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Clinical studies point towards an association between periodontitis and rheumatoid arthritis (RA).1 ,2 A pathogenic role is suggested for Porphyromonas gingivalis.3 P gingivalis may contribute to the pathogenesis of RA by breaking immune tolerance through formation of (bacterial and human) citrullinated proteins, leading to anticitrullinated protein antibody production (ACPA).4 ,5 Since ACPA production precedes RA development6 and because P gingivalis IgG antibodies are long-term stable in untreated periodontitis patients,7 we investigated whether anti-P gingivalis antibody levels are prognostic for development of RA, by assessing these antibodies in a cohort of 289 adults at risk for RA. Patients with arthralgia and seropositivity for IgM-rheumatoid factor (IgM-RF) and/or ACPA were selected from a prospective follow-up study on arthritis development.8 They are further referred to as seropositive arthralgia patients (SAP); their median follow-up was 30 months (IQR 13–49).
Baseline sera were used for measurement of ACPA, IgM-RF, C-reactive protein (CRP) and HLA-DRB1 SE carrier status.8 IgA, IgG and IgM antibody levels against P gingivalis were determined by in-house ELISA with a pooled lysate of clinical isolates of P gingivalis as antigen.9 Interference of IgM-RF on anti-P gingivalis antibody assays was excluded by spiking samples with sera with known high titres of RF.
Reference groups for antibody levels against P gingivalis consisted of healthy subjects without periodontitis and without cultivable subgingival P gingivalis (HC, n=36, mean age 34±15 years, 53% female, 14% current smoker) and severe periodontitis patients without systemic disease (PD, n=117, mean age 51±9.3 years, 58% female, 43% current smoker, 42% P gingivalis-culture positive).10 Both groups were recruited among subjects planned for first consultation at the dental department of the University Medical Center Groningen and a referral practice for periodontology (Clinic for Periodontology Groningen).9
IgA and IgG anti-P gingivalis were higher in PD than in HC (both p<0.0001). PD culture-positive for subgingival P gingivalis had higher IgA and IgG anti-P gingivalis than culture-negative PD (p<0.01 and p<0.001). No differences were found for IgM anti-P gingivalis.
Cut-off values for anti-P gingivalis positivity were set at mean+2 SD of HC. Influence of anti-P gingivalis positivity on RA development was analysed using a multivariate Cox proportional hazards analysis with time until RA development as dependent variable and age, gender, HLA-DRB1 SE carriage, smoking, number of tender joints, and CRP-, ACPA- and IgM-RF-positivity at inclusion as other variables.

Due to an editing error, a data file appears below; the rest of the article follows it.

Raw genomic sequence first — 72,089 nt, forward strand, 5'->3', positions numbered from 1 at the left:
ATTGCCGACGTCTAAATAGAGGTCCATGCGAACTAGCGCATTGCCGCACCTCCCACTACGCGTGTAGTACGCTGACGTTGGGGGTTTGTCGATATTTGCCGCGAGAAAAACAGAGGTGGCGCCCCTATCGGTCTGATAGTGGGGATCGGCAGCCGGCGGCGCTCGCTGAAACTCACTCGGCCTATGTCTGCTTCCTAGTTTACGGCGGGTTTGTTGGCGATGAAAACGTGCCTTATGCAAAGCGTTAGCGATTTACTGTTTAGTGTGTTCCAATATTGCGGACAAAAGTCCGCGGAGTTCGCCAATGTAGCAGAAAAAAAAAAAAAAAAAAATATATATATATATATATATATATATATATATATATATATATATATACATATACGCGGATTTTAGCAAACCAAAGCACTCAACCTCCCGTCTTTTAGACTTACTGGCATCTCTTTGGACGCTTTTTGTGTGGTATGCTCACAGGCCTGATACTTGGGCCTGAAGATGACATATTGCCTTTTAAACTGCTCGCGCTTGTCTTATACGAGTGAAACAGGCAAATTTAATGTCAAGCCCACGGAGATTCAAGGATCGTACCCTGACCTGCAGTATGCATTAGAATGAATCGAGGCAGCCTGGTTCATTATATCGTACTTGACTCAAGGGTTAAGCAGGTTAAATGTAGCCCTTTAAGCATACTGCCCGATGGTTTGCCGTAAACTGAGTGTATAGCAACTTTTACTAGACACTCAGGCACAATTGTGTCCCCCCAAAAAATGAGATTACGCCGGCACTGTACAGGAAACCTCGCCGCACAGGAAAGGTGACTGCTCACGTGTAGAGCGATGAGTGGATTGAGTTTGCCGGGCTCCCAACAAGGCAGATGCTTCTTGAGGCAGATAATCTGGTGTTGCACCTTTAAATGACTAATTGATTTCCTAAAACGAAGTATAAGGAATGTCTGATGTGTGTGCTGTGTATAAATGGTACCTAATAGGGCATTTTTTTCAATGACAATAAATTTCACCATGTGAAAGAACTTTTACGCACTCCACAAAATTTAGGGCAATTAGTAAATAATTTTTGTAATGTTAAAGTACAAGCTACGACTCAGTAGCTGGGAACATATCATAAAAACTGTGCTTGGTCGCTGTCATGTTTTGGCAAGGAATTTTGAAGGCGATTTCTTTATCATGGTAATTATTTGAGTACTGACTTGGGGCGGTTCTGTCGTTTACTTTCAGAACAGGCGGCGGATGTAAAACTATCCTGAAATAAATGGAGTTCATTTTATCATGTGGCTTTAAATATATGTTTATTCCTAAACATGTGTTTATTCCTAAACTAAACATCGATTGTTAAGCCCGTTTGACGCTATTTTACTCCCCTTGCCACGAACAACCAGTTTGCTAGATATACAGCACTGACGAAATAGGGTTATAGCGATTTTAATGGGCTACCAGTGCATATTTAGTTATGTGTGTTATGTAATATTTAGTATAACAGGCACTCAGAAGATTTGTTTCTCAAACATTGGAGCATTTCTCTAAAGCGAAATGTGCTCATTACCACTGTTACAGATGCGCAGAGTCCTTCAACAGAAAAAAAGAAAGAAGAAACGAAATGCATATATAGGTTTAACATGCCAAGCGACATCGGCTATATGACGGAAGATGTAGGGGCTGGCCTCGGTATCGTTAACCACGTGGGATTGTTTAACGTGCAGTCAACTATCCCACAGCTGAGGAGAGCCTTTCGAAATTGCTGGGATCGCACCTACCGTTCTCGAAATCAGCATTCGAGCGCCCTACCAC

After 12 months (median, IQR 6–20), 33% (n=94) of SAP had developed RA according to 2010 American College of Rheumatology/European League against Rheumatism criteria. Baseline characteristics of SAP who developed RA (RA+) or did not develop RA (RA−) are listed in table 1.
In SAP, IgG anti-P gingivalis was higher than in HC, but lower than in PD, as was IgA anti-P gingivalis (figure 1A). No differences in IgM anti-P gingivalis were found, nor were differences found for anti-P gingivalis antibody levels between ACPA-positive or ACPA-negative SAP.
SAP who developed RA did not have elevated anti-P gingivalis antibody levels at baseline compared with SAP who did not develop RA within the follow-up period (figure 1B). When using cut-off values for anti-P gingivalis positivity, the proportion of IgA and IgG anti-P gingivalis-positive patients was higher in SAP who did not develop RA (table 1). Besides a weak correlation of IgM anti-P gingivalis with ACPA in SAP who developed RA (p<0.05, r=0.23), no other correlation with anti-P gingivalis was found.
The multivariate Cox proportional hazards model showed significant influence of ACPA (HR 11, 95% CI 5.1 to 24, p<0.0001), IgM-RF (HR 2.5, 95% CI 1.6 to 4.1, p<0.0001), number of tender joints (HR 1.05, 95% CI 1.01 to 1.09, p<0.05) and HLA-DRB1 SE carriage (HR 1.7, 95% CI 1.1 to 2.6, p<0.05) on RA development. Influences of anti-P gingivalis, CRP, age, gender and smoking could not be established. Within the limitations of this study, we conclude that anti-P gingivalis antibody levels are not prognostic for development of RA.
Contributors Study conception and design: JW, EB, LAvdS and DvS. Acquisition of data: LAvdS, DvS, MdS, BD-vdM and KMJJ. Analysis and interpretation of data: MdS, KMJJ, EB, AJvW, AV, JW and DvS. Drafting of manuscript: MdS. Critical revision: AJvW, AV, EB, JW and DvS.
Funding This study was funded by the authors' institutions. The SAP cohort was supported by grants from the Netherlands Organization for Health Research and Development (ZonMw) (grant number 6100.0010) and the Dutch Arthritis Association (grant number 0801034).
Competing interests None.
Ethics approval Ethics Committee of the Slotervaart Hospital and the Jan van Breemen Institute, Amsterdam, The Netherlands.
Provenance and peer review Not commissioned; externally peer reviewed.
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